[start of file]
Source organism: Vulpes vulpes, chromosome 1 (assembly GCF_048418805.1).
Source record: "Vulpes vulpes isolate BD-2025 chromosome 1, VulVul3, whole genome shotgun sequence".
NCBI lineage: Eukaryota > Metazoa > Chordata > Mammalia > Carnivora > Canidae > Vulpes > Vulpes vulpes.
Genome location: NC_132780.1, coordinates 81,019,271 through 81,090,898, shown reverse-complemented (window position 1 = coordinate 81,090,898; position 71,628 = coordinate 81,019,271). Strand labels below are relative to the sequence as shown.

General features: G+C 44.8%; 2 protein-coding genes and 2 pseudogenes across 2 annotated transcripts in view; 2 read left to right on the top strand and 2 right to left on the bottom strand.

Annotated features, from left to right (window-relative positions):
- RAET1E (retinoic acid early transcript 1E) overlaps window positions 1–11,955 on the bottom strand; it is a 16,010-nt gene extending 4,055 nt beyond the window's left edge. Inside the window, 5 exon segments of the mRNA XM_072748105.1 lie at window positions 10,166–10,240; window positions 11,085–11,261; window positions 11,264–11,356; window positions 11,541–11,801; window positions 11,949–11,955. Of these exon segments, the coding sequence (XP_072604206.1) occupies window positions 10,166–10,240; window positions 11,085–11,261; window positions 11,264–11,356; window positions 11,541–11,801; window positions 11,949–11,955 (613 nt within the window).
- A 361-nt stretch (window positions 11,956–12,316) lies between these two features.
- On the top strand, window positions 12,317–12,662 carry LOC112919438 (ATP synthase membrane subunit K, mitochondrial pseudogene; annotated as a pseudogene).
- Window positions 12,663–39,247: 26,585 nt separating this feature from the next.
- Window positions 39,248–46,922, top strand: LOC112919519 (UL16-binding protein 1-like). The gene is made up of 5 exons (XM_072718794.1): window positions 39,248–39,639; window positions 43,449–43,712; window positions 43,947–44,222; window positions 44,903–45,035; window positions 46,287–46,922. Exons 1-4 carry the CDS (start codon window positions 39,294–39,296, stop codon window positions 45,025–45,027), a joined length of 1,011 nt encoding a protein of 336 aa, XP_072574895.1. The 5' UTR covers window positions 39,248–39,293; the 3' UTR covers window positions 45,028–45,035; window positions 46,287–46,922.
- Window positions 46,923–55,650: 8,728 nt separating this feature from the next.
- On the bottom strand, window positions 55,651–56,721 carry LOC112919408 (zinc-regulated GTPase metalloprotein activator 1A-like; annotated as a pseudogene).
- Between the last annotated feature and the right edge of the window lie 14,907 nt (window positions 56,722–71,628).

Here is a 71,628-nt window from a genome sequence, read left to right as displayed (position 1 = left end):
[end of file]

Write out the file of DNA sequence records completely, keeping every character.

Source organism: Vulpes vulpes, chromosome 1 (assembly GCF_048418805.1).
Source record: "Vulpes vulpes isolate BD-2025 chromosome 1, VulVul3, whole genome shotgun sequence".
NCBI lineage: Eukaryota > Metazoa > Chordata > Mammalia > Carnivora > Canidae > Vulpes > Vulpes vulpes.
Genome location: NC_132780.1, coordinates 81,019,271 through 81,090,898, shown reverse-complemented (window position 1 = coordinate 81,090,898; position 71,628 = coordinate 81,019,271). Strand labels below are relative to the sequence as shown.

General features: G+C 44.8%; 2 protein-coding genes and 2 pseudogenes across 2 annotated transcripts in view; 2 read left to right on the top strand and 2 right to left on the bottom strand.

Annotated features, from left to right (window-relative positions):
- RAET1E (retinoic acid early transcript 1E) overlaps window positions 1–11,955 on the bottom strand; it is a 16,010-nt gene extending 4,055 nt beyond the window's left edge. Inside the window, 5 exon segments of the mRNA XM_072748105.1 lie at window positions 10,166–10,240; window positions 11,085–11,261; window positions 11,264–11,356; window positions 11,541–11,801; window positions 11,949–11,955. Of these exon segments, the coding sequence (XP_072604206.1) occupies window positions 10,166–10,240; window positions 11,085–11,261; window positions 11,264–11,356; window positions 11,541–11,801; window positions 11,949–11,955 (613 nt within the window).
- A 361-nt stretch (window positions 11,956–12,316) lies between these two features.
- On the top strand, window positions 12,317–12,662 carry LOC112919438 (ATP synthase membrane subunit K, mitochondrial pseudogene; annotated as a pseudogene).
- Window positions 12,663–39,247: 26,585 nt separating this feature from the next.
- Window positions 39,248–46,922, top strand: LOC112919519 (UL16-binding protein 1-like). The gene is made up of 5 exons (XM_072718794.1): window positions 39,248–39,639; window positions 43,449–43,712; window positions 43,947–44,222; window positions 44,903–45,035; window positions 46,287–46,922. Exons 1-4 carry the CDS (start codon window positions 39,294–39,296, stop codon window positions 45,025–45,027), a joined length of 1,011 nt encoding a protein of 336 aa, XP_072574895.1. The 5' UTR covers window positions 39,248–39,293; the 3' UTR covers window positions 45,028–45,035; window positions 46,287–46,922.
- Window positions 46,923–55,650: 8,728 nt separating this feature from the next.
- On the bottom strand, window positions 55,651–56,721 carry LOC112919408 (zinc-regulated GTPase metalloprotein activator 1A-like; annotated as a pseudogene).
- Between the last annotated feature and the right edge of the window lie 14,907 nt (window positions 56,722–71,628).

Here is a 71,628-nt window from a genome sequence, read left to right as displayed (position 1 = left end):